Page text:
Schools, mainly those without mask mandates, driving COVID-19 spread in Maricopa County
PHOENIX — Health officials said Monday that outbreaks in schools, especially among those that aren’t requiring masks, are driving the spread of COVID-19 in Arizona’s most populous county.
Dr. Rebecca Sunenshine, Maricopa County medical director for disease control, said school outbreaks are doubling every week, a rate she said hasn’t been seen previously.
Schools that don’t have a mask mandate are also twice as likely to have an outbreak, according to Sunenshine.
Maricopa County has 204 active COVID-19 outbreaks in schools, according to its dashboard. Of those, 161 are in elementary and middle schools, where most students aren’t approved for the vaccine.
There were three times as many school outbreaks in August than in February, the peak of the winter rise in cases, Sunenshine said.
“When you put them all together, it’s going to increase rapidly and that is exactly what we saw because all of the potential layered mitigation strategies are not necessarily being put in place in schools,” Sunenshine said during a media briefing.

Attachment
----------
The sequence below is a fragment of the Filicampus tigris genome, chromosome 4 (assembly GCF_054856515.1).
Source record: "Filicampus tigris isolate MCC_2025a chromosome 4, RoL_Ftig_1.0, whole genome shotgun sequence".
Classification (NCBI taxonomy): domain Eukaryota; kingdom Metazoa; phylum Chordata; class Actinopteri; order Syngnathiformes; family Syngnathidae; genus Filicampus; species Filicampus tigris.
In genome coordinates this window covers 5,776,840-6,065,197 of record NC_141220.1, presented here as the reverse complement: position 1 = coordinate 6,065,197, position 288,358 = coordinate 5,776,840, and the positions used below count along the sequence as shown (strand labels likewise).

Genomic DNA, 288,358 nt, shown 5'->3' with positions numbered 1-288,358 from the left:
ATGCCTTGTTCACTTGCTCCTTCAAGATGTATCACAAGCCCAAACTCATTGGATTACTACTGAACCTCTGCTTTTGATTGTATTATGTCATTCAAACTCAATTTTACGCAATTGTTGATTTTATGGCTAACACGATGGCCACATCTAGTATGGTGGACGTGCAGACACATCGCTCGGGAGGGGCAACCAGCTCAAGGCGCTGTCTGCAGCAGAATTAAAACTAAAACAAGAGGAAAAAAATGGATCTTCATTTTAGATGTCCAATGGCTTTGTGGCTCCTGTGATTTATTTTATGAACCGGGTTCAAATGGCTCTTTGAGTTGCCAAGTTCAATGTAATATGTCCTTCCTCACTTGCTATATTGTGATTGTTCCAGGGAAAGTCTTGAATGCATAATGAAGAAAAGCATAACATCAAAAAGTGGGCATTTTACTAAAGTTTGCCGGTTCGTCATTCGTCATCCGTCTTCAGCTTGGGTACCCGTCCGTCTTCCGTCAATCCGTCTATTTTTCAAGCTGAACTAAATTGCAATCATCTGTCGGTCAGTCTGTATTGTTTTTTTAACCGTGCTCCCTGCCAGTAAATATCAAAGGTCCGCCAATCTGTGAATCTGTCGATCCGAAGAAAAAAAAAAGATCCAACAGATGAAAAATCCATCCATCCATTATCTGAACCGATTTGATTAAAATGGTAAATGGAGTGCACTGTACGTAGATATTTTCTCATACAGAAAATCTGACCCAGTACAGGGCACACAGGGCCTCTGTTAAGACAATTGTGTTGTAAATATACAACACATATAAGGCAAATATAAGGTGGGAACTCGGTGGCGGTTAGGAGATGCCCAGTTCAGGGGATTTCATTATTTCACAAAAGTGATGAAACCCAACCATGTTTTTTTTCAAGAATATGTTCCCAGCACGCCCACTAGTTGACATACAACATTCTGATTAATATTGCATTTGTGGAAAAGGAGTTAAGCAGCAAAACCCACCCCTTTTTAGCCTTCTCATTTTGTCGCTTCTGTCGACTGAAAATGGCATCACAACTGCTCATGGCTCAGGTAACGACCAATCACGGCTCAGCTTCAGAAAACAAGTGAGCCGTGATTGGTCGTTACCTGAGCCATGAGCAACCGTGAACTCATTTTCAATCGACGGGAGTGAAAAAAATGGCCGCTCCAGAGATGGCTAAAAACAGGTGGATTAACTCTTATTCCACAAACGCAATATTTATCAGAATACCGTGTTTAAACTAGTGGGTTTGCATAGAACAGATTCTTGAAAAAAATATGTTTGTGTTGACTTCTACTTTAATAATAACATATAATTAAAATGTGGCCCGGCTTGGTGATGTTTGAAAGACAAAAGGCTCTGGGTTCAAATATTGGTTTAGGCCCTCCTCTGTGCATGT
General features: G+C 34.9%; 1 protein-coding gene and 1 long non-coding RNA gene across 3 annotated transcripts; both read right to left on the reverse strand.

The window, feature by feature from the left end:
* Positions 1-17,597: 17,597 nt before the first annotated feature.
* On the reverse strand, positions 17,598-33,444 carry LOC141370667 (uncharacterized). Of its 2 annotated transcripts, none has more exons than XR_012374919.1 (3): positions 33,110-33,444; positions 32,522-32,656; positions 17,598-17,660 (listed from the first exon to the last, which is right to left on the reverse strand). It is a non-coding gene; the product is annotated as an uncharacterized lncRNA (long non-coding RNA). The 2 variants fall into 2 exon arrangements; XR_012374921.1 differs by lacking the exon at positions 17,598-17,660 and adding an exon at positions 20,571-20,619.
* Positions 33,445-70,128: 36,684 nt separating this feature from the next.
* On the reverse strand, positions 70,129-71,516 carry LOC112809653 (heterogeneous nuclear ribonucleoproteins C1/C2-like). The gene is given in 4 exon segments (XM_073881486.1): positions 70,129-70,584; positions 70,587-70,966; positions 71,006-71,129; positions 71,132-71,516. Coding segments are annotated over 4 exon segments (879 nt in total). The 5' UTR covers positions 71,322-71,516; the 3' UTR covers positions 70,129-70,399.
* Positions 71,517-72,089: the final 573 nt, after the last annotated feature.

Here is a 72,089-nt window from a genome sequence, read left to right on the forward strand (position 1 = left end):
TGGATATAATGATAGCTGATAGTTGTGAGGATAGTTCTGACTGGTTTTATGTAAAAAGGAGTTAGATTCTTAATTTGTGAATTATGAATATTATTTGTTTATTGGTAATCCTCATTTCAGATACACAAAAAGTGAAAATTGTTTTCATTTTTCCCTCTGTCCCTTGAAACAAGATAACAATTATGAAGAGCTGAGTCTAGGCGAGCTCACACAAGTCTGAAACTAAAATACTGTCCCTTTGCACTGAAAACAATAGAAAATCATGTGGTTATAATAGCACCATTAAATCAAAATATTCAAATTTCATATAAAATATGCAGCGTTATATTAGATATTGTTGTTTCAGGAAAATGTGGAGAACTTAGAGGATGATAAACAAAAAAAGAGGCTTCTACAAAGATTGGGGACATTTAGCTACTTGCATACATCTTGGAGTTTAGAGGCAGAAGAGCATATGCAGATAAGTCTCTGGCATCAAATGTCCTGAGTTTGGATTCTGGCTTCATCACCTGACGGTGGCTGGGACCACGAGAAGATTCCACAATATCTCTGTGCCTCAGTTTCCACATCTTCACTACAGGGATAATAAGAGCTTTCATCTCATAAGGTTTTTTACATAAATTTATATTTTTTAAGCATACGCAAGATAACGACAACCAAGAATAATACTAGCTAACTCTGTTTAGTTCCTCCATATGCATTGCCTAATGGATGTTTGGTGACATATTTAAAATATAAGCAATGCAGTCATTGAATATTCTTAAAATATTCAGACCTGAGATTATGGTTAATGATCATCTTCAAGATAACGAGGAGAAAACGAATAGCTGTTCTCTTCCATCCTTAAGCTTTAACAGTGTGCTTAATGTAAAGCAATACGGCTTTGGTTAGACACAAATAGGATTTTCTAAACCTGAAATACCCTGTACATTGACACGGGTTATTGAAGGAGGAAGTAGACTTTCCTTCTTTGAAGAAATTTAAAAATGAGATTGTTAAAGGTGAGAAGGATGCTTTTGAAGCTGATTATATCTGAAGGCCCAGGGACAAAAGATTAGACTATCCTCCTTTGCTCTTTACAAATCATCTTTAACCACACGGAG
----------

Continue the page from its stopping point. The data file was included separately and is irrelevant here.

Several schools districts in metro Phoenix have reverted to mandatory masking indoors because of increasing COVID-19 numbers, but it’s only a temporary solution.
Once a law passed as part of the most recent state budget goes into effect Sept. 29, schools will no longer be able to require face coverings.
Gov. Doug Ducey has also offered additional federal funding to districts and charters that follow Arizona law and remain open for in-person instruction.
That comes as 6% of all hospitalizations in the county are due to children, a rate that has also been increasing, according to Sunenshine.
The contagious nature of the delta variant and inability for children under 12 to be vaccinated yet are other factors that are supercharging COVID-19 issues in schools, Sunenshine said.
“More children are being affected,” Sunenshine said.